PURPOSE OF REVIEW: Although peer influence is an important factor in the initiation and maintenance of cannabis use, few studies have investigated the neural correlates of peer influence among cannabis users. The current review summarizes research on the neuroscience of social influence in cannabis users, with the goal of highlighting gaps in the literature and the need for future research.
RECENT FINDINGS: Brain regions underlying peer influence may function differently in cannabis users. Compared to non-using controls, regions of the brain underlying reward, such as the striatum, show greater connectivity with frontal regions, and also show hyperactivity when participants are presented with peer information. Other subcortical regions, such as the insula, show hypoactivation during social exclusion in cannabis users, indicating that neural responses to peer interactions may be altered in cannabis users.
SUMMARY: Although neuroscience is increasingly being used to study social behavior, few studies have specifically focused on cannabis use, and therefore it is difficult to draw conclusions about social mechanisms that may differentiate cannabis users and controls. This area of research may be a promising avenue in which to explore a critical factor underlying cannabis use and addiction.
INTRODUCTION: The ability to direct smoking cessation treatment based on neuroscientific findings holds incredible promise. However, there is a strong need for consistency across studies to confirm neurobiological targets. While our prior work implicated enhanced insula reactivity to smoking cues in tobacco smoking relapse vulnerability, this finding has not been confirmed.
METHOD: Using functional magnetic resonance imaging (fMRI), we evaluated the pre-cessation brain reactivity to smoking vs. neutral cues in nicotine dependent smokers who were and were not able to maintain subsequent abstinence.
RESULTS: Of the 23 (7 women) individuals assessed, 13 relapsed and there were no demographic differences between those who did and did not relapse. However, smokers who relapsed showed enhanced reactivity to smoking cues in the right insula and dorsal striatum, showing significant overlap between our current and prior work despite methodological differences, including the fact that our previous work only included women.
CONCLUSION: The current work supports our prior results and builds on the concept that the insula and dorsal striatum work in concert to maintain nicotine dependence. Specifically, dorsal striatal-mediated habitual responding may be triggered both by the external drug-associated cues, and the insula-mediated internal states that provide additional context motivating drug use. This replicated finding also mirrors preclinical work that finds the same individualized distinction, as only some rodents attribute incentive salience to drug cues and are more likely to reinstate drug seeking after extinction. To effectively treat addiction, these individual characteristics and their underlying neurobiological foundations must be considered.
Intoxication from cannabis impairs cognitive performance, in part due to the effects of Δ9-tetrahydrocannabinol (THC, the primary psychoactive compound in cannabis) on prefrontal cortex (PFC) function. However, a relationship between impairment in cognitive functioning with THC administration and THC-induced change in hemodynamic response has not been demonstrated. We explored the feasibility of using functional near-infrared spectroscopy (fNIRS) to examine the functional changes of the human PFC associated with cannabis intoxication and cognitive impairment. Eighteen adult regular cannabis users (final sample, n = 13) performed a working memory task (n-back) during fNIRS recordings, before and after receiving a single dose of oral synthetic THC (dronabinol; 20-50 mg). Functional data were collected using a continuous-wave NIRS device, in which 8 Sources and 7 detectors were placed on the forehead, resulting in 20 channels covering PFC regions. Physiological changes and subjective intoxication measures were collected. We found a significant increase in the oxygenated hemoglobin (HbO) concentration after THC administration in several channels on the PFC during both the high working memory load (2-back) and the low working memory load (0-back) condition. The increased HbO response was accompanied by a trend toward an increased number of omission errors after THC administration. The current study suggests that cannabis intoxication is associated with increases in hemodynamic blood flow to the PFC, and that this increase can be detected with fNIRS.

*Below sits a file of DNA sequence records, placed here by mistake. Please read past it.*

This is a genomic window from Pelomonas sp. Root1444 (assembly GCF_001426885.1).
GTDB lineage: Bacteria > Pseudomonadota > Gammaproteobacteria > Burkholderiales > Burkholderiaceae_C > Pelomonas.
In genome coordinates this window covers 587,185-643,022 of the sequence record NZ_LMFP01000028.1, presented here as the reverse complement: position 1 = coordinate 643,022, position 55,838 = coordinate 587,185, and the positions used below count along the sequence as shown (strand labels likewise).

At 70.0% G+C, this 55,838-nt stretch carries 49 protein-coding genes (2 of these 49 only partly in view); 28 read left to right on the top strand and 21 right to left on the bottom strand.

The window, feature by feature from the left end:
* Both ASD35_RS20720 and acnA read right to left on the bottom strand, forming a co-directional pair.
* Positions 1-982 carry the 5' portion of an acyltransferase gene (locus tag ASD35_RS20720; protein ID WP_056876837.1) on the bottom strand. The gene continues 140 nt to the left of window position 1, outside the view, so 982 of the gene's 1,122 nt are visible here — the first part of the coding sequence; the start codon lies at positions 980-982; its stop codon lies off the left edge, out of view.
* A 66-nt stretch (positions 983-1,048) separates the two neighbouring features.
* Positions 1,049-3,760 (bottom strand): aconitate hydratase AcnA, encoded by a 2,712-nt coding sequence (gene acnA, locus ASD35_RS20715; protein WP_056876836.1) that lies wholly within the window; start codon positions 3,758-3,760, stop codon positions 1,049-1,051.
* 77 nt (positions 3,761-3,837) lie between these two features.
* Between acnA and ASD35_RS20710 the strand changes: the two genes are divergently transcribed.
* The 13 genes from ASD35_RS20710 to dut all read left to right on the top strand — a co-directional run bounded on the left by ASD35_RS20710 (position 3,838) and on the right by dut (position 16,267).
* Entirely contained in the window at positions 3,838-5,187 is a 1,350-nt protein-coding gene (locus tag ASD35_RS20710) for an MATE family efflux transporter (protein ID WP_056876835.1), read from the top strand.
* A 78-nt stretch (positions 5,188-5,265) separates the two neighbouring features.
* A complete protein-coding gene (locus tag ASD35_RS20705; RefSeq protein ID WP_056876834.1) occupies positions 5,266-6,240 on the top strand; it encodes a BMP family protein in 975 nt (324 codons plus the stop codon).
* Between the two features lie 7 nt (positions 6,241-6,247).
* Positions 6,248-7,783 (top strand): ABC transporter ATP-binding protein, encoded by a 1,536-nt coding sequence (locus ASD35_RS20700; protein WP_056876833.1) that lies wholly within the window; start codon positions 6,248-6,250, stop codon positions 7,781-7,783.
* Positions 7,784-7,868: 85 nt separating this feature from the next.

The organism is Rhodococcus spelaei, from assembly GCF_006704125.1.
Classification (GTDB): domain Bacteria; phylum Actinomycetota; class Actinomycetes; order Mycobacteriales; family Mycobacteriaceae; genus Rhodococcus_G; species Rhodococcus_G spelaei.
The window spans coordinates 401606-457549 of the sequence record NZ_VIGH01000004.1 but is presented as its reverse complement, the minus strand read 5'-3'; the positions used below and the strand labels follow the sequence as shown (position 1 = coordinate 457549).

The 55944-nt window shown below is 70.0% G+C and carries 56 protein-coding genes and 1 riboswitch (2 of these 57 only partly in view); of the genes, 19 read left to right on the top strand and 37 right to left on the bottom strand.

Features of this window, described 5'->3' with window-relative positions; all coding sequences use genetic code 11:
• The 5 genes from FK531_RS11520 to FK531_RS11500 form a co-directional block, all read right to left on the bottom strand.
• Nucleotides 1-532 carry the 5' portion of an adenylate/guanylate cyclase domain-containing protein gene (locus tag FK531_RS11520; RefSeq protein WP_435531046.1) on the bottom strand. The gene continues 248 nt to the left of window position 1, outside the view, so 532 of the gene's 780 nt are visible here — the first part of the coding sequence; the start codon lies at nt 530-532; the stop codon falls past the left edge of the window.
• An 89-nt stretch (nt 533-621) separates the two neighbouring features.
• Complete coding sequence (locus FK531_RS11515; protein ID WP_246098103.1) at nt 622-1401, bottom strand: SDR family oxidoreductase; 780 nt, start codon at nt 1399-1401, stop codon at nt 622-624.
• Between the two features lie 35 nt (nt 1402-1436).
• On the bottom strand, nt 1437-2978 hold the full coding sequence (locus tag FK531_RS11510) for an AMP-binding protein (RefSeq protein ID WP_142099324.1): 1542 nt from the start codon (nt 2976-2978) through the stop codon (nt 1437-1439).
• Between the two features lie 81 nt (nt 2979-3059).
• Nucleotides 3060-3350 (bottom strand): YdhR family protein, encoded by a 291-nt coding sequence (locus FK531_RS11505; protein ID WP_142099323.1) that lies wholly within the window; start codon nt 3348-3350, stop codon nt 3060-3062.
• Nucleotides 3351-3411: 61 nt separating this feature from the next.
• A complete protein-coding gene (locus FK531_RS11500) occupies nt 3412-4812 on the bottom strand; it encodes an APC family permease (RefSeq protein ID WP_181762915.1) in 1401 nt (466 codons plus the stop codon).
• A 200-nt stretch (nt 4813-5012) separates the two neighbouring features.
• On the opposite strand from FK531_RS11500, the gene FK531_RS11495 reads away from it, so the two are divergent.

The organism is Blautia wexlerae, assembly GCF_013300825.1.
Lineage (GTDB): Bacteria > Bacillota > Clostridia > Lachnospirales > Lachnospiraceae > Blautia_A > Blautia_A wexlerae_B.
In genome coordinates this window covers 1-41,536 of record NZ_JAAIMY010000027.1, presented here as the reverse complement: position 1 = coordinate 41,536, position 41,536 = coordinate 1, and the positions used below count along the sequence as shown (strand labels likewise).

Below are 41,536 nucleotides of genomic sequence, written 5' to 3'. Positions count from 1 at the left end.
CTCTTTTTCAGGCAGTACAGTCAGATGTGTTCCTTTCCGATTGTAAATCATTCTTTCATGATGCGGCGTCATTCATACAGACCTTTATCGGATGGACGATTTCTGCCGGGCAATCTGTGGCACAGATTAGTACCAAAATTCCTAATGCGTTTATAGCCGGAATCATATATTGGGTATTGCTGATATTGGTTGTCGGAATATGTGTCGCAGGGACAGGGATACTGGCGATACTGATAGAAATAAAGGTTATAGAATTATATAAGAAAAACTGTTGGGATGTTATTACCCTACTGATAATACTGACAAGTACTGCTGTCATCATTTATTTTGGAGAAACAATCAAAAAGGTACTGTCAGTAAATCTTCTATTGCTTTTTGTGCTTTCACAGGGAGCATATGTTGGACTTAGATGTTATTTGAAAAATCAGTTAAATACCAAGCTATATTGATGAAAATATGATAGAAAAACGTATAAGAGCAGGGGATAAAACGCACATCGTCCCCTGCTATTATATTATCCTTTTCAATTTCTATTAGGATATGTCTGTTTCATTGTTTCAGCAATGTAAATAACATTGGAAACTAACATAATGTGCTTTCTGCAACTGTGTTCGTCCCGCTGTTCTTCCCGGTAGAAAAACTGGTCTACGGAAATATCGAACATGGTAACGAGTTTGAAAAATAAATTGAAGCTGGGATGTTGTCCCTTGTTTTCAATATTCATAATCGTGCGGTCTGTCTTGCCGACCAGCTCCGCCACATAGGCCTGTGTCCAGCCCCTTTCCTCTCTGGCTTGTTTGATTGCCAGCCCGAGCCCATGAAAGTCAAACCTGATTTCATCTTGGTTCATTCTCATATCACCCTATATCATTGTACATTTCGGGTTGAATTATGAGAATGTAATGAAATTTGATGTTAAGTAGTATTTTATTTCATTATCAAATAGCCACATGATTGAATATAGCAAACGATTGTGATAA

Previous studies have reported that peer groups are one of the most important predictors of adolescent and young adult marijuana use, and yet the neural correlates of social processing in marijuana users have not yet been studied. In the current study, marijuana-using young adults (n = 20) and non-using controls (n = 22) participated in a neuroimaging social exclusion task called Cyberball, a computerized ball-tossing game in which the participant is excluded from the game after a pre-determined number of ball tosses. Controls, but not marijuana users, demonstrated significant activation in the insula, a region associated with negative emotion, when being excluded from the game. Both groups demonstrated activation of the ventral anterior cingulate cortex (vACC), a region associated with affective monitoring, during peer exclusion. Only the marijuana group showed a correlation between vACC activation and scores on a self-report measure of peer conformity. This study indicates that marijuana users show atypical neural processing of social exclusion, which may be either caused by, or the result of, regular marijuana use.